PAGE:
With regard to the blade being at “absolute zero”, look at the second photo down (sorry it’s a little smaller than I wanted). The square is resting on the left side of the tooth of the blade and the aux fence is also snugged up to the square. So “Zero” is the left side of the blade. That’s why the aux fence is hovering above the blade, so it doesn’t make contact.

I’ve used this specific fence for a while so the blade gets raised and lowered depending on the thickness of the material to be cut. (the blade is actually a little high in this photo for cutting 3/4 ply – nice catch). To avoid building multiple fences, I just buried the blade in this fence for a thicker piece. The space between the table and the fence is about 1 1/4” (allowing for a board slightly thinner than that)

A three inch fall off area is not a critical dimension. It’s what I guessed at while building this the first time and it has worked so far. I just make sure that I rough cut the workpiece less than 3” oversize. I only use this one fence.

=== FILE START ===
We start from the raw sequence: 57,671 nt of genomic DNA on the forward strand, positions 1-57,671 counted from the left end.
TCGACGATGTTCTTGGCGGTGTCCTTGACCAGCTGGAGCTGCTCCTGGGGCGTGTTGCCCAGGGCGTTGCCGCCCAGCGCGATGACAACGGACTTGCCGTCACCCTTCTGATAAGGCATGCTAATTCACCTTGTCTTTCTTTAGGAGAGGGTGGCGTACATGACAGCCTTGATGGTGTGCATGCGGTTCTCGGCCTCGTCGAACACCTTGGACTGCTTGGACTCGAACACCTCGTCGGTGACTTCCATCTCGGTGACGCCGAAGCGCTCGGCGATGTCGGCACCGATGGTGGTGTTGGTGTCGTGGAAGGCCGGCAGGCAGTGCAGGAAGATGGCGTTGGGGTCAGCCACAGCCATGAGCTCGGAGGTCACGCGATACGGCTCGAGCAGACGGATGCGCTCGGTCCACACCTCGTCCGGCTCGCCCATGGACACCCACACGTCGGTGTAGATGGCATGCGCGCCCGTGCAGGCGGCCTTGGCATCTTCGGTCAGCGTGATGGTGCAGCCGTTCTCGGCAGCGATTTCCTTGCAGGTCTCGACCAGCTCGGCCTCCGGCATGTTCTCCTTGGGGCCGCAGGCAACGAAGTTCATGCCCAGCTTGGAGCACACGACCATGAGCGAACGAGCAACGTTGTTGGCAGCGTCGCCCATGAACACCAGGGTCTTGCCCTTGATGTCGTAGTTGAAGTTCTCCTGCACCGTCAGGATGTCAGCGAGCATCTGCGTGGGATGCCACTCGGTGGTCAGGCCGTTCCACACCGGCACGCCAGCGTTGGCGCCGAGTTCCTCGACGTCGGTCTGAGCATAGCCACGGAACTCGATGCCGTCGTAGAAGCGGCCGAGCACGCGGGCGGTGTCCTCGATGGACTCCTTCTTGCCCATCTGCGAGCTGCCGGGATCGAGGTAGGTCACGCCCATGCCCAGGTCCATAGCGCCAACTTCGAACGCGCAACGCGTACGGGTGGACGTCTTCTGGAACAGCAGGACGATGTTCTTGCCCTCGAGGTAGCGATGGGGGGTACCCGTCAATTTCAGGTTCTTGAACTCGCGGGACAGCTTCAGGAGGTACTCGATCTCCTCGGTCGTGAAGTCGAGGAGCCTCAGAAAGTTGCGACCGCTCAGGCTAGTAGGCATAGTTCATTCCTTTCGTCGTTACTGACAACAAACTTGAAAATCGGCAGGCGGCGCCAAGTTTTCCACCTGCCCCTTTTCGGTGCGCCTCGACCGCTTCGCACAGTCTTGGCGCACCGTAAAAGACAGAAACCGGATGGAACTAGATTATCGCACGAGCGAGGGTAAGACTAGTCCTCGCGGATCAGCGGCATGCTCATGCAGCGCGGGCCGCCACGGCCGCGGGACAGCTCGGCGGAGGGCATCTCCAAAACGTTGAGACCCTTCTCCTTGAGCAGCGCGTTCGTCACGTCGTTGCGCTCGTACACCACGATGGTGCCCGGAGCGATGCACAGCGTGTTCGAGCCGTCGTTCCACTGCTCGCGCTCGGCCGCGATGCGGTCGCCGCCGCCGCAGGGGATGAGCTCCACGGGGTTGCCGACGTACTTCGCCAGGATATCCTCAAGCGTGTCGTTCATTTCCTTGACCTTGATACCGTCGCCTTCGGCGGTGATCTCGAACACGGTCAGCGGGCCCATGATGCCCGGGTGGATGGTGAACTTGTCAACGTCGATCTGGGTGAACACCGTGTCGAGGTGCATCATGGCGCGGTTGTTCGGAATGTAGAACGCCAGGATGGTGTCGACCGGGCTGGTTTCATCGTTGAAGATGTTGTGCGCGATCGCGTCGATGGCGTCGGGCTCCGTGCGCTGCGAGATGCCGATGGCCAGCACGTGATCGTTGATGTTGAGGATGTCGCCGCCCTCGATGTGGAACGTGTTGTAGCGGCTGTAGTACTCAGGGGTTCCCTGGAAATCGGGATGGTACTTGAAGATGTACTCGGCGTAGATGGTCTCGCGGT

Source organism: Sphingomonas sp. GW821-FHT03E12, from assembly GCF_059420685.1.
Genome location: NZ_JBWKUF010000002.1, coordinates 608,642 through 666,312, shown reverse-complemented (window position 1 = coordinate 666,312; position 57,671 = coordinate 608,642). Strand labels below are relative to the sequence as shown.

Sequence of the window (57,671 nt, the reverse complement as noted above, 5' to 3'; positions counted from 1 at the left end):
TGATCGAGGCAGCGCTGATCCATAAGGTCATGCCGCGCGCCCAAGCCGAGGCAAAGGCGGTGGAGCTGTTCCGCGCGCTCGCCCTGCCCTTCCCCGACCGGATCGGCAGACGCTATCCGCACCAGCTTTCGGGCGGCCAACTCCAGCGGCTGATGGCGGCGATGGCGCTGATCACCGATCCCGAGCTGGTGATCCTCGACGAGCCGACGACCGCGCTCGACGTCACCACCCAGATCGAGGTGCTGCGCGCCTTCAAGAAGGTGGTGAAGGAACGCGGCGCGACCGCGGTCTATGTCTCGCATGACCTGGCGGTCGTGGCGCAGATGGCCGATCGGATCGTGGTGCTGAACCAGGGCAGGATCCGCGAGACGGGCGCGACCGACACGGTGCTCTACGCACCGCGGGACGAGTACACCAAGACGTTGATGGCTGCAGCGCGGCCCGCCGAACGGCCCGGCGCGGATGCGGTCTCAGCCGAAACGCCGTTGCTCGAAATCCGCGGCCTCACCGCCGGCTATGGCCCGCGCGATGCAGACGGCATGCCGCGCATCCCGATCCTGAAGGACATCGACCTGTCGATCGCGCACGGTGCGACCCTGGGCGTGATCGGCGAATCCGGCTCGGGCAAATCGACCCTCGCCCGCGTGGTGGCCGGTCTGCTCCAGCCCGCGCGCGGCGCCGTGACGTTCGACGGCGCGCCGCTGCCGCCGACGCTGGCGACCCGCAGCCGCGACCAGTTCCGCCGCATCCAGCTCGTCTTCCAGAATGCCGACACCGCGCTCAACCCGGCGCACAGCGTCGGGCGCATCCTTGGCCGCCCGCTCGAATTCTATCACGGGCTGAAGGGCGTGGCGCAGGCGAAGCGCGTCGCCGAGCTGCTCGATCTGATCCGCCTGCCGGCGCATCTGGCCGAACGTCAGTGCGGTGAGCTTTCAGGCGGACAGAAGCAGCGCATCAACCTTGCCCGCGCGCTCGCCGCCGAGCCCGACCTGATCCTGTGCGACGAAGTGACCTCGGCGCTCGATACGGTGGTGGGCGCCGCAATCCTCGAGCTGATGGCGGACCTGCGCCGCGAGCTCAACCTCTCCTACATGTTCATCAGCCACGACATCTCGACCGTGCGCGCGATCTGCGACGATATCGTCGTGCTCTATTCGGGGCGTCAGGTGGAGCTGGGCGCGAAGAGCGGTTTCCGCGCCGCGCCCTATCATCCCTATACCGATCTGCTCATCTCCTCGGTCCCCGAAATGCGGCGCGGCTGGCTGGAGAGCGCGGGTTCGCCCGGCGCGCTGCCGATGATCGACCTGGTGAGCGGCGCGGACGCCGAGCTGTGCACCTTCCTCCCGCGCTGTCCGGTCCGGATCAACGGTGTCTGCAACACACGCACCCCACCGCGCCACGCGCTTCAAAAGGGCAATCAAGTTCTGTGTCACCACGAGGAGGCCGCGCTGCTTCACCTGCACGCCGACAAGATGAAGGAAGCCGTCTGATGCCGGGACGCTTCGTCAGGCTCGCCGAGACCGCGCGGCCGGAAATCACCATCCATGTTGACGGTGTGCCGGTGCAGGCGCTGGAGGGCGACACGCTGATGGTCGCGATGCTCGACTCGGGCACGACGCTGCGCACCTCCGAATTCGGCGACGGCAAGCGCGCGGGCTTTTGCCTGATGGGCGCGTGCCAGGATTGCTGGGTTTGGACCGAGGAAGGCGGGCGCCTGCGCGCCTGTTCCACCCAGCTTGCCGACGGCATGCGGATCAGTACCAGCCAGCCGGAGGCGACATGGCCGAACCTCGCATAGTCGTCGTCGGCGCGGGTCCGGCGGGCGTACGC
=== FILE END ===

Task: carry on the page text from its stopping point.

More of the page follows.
I’d recommend taking a half hour and putting a fence together to test it out. You’ll see that this is super fast and easy.

-- Bob B - Warwick, Rhode Island

View Blake's profile


3443 posts in 4108 days

#3 posted 12-07-2007 07:12 PM

Great method. Thanks for showing us.

-- Happy woodworking!

View Betsy's profile


3392 posts in 4129 days

#4 posted 12-07-2007 08:04 PM

Now I get it. Thanks Bob – I think I was not looking at the picture properly. This sounds like a good idea. I’ll probably try it out.

-- "Our past judges our present." JFK - 1962; American Heritage Magazine

View steph33's profile


8 posts in 3054 days

#5 posted 01-18-2012 04:27 PM

If you are cutting an irregular shape with straight sides use a band saw, jig or circular saw to get roughly close to your final dimension then use the fence with the edge guide stick nailed or double-side taped on your cut line or adhere an exact mdf pattern for perfect final cuts. Also good for trimming angles as in table legs without needing to build an angle cutting jig. Not recommended for thin legs because your fingers would get too close to the blade. I’ve seen videos of this under table saw pattern cutting.